High Cholesterol & Diabetes

Having already discussed some of the myths surrounding cholesterol being “good” or “bad” (see Heart Disease tab) it is important to address some other myths surrounding this condition and the common mistakes made when the majority of practitioners run your cholesterol blood work.

Before we can go into this, we first must give some background knowledge on how the body works. If you remember, cholesterol is fat-soluble and therefore can not travel through the blood by itself. Instead, your body needs to transport the cholesterol through the bloodstream by a special protein called a lipoprotien. These lipoproteins are classified as either LDL (Low density) or HDL (High density). The difference between these two is how much cholesterol is attached. Low Density has more cholesterol and less protien, and High Density has more protein less cholesterol. When you think of a lipoprotein in the body think of it as being a car that drives the cholesterol and fat (the people in the car) through the blood and to its destination. Scientists used to believe it was the number of passengers in the car (the concentration of cholesterol in the LDL particle) that caused heart disease however, more recent research shows that it’s not the amount of passengers in the car (the amount of cholesterol in the body) rather it’s the amount of cars on the road (LDL particles) that leads to significant heart disease risks. When you think about it this way it makes perfect sense. What is the determining factor for a traffic jam on the highway (blockage in the arteries)? The number of passengers in the cars (cholesterol), or the number of cars on the road (LDL particles)?

Typically when you go to your doctor to get your cholesterol levels tested they will measure your total LDL and HDL concentrations in the blood. This information tells them how much cholesterol (passengers) are inside of the Lipoproteins (cars), which as we just explained is not the important factor in determining your risk for heart disease. There are times when LDL cholesterol levels and LDL particle numbers will have the same relationship (more cars = more passengers) but this is not always the case. Many times you can have low cholesterol (few passengers) but more cars on the road (LDL particles) and be at high risk for heart attacks and stokes but your blood work would come back “normal”.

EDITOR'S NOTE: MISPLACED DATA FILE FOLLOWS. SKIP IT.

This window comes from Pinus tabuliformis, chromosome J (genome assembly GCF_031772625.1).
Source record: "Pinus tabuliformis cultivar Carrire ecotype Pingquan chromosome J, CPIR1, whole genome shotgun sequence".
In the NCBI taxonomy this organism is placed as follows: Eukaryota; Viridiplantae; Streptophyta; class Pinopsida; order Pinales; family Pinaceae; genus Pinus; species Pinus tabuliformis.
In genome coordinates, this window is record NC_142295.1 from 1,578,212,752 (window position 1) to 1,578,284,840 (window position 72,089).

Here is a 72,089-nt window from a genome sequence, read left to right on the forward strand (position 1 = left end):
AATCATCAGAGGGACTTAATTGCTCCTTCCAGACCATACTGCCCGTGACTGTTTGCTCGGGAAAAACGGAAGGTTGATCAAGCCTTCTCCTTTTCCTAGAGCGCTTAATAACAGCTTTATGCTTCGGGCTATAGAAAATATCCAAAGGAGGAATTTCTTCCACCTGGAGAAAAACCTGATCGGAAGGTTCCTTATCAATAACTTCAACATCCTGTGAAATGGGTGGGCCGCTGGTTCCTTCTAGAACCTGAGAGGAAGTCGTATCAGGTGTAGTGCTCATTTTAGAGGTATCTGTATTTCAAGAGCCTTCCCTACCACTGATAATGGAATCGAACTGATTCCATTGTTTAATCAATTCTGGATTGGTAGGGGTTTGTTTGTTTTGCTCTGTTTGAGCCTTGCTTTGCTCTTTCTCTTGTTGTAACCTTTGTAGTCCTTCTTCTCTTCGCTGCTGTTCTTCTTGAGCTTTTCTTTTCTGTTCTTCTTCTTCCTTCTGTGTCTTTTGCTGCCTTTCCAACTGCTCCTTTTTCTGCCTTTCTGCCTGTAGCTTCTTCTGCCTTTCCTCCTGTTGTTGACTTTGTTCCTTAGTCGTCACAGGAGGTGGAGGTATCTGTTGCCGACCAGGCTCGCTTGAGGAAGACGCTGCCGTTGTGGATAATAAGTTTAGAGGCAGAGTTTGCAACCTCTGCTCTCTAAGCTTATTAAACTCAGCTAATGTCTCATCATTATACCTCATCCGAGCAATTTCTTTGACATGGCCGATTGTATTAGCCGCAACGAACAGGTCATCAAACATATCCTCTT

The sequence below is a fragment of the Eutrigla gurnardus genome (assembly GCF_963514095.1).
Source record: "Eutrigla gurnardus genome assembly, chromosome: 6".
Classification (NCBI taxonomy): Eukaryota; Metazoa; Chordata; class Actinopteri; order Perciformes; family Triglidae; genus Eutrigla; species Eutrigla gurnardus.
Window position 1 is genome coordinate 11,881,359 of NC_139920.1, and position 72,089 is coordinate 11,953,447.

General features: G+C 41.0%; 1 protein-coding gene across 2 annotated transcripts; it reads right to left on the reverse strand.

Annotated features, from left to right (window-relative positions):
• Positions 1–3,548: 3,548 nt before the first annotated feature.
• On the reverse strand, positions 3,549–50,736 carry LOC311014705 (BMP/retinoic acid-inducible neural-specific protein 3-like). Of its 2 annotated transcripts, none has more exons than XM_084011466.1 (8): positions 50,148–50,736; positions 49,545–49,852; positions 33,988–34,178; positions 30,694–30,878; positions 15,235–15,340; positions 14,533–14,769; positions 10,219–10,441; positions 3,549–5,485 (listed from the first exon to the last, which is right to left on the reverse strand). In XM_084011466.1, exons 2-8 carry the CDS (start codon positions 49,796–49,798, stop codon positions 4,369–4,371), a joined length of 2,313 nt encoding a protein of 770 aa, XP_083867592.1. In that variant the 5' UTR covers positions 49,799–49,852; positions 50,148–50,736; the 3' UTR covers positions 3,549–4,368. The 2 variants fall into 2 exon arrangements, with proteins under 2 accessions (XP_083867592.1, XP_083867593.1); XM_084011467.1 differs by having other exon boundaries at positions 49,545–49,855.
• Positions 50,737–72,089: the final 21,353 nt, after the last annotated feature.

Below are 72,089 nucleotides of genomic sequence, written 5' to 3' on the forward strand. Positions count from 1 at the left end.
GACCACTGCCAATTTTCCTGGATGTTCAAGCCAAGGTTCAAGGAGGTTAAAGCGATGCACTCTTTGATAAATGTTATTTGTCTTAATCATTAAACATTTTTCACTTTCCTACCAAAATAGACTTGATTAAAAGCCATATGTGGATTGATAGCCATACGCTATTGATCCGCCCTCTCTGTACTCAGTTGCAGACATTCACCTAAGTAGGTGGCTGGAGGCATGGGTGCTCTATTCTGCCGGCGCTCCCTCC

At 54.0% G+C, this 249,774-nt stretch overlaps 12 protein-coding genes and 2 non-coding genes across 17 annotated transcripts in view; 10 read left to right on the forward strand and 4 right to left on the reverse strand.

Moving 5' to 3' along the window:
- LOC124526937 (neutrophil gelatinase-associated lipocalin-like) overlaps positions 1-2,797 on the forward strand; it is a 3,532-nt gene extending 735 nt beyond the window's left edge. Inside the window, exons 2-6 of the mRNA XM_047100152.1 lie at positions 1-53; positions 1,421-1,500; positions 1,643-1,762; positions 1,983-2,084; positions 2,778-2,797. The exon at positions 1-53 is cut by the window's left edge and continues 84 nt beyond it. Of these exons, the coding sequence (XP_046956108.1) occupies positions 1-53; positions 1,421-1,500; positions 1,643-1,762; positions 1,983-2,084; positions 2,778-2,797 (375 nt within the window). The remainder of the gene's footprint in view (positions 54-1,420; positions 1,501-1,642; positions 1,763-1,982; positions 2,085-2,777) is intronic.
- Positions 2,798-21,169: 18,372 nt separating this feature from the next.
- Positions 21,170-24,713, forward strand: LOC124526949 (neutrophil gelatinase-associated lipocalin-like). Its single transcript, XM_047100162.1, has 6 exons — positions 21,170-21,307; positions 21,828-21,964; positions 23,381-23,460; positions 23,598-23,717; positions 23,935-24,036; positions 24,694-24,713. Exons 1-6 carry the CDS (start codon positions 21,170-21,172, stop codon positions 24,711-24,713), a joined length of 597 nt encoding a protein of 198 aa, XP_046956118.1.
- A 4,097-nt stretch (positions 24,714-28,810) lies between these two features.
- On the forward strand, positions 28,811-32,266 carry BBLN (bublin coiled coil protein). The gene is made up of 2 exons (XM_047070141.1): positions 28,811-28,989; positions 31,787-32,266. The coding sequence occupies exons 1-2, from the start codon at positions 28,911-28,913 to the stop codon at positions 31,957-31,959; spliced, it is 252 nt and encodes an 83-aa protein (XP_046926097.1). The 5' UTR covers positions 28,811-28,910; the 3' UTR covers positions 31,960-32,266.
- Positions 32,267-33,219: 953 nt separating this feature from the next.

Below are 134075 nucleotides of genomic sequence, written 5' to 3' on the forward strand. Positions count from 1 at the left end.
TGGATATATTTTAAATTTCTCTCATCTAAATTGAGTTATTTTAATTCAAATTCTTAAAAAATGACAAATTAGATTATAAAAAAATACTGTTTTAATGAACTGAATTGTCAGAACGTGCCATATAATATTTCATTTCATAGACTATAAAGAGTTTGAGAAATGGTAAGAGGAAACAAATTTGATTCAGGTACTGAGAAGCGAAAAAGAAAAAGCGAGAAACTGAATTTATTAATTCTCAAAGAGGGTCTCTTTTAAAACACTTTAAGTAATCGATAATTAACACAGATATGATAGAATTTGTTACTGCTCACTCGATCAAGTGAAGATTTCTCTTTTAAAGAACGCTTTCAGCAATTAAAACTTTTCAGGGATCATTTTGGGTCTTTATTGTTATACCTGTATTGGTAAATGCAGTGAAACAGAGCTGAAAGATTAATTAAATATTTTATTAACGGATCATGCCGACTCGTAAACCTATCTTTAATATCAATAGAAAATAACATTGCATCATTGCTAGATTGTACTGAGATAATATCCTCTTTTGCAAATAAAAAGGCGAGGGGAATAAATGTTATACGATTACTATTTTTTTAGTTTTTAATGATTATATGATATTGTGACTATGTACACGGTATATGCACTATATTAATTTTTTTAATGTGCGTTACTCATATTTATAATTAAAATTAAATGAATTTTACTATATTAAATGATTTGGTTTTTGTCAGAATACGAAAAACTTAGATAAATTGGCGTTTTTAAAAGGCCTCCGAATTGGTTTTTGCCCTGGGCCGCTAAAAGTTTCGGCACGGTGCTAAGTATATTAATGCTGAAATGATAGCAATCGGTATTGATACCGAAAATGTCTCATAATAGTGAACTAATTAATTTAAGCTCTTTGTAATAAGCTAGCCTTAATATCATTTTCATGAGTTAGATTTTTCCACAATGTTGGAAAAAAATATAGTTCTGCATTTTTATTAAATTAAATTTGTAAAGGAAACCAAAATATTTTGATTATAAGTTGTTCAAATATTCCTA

In fact studies show that people with high cholesterol (LDL-C) and low LDL particle number (LDL-P) are not at risk for heart disease yet they will be given the same dangerous Statin medications because the clinician only looked at the amount of cholesterol and not the particle number. The patients that are the highest risk are those who exhibit more cars on the road (LDL particles) and have metabolic syndrome (abdominal obesity, hypertension, insulin resistance, high triglycerides or full-blown type II diabetes – see diabetes prevalence below). We must always remember that cholesterol is designed by the body to help us perform very important functions. When clinicians come into the appointment with the preconceived notion that cholesterol is “bad” and they must lower it at all costs it’s a recipe for disaster as low cholesterol can cause just as many problems as high cholesterol. Especially mental disorders as 80-90% of your brain and nerve system tissue is made of fats. Here are a few samples:
A study in the American Journal of Medicine found that people over age 70 with low cholesterol (below 160 mg/dL) had twice the risk of death than those with levels between 160-199 mg/dL.

A study in The Lancet found that depression was 3 times more likely in men over 70 with low cholesterol than in those with normal or high cholesterol.

A study in the journal Neurology showed that low cholesterol is associated with increased risk of dementia.

A paper published in the European Journal of Internal Medicine linked low cholesterol levels with Alzheimer’s disease.

In our office we follow the RENEW principles to get the body back into homeostasis by improving lifestyle choices, improving nerve system function and allowing the body to begin the self healing process that it was designed to do.  When treating patients with high cholesterol and diabetes we frequently see them get off of all of their high cholesterol medications as well as reverse their diabetes.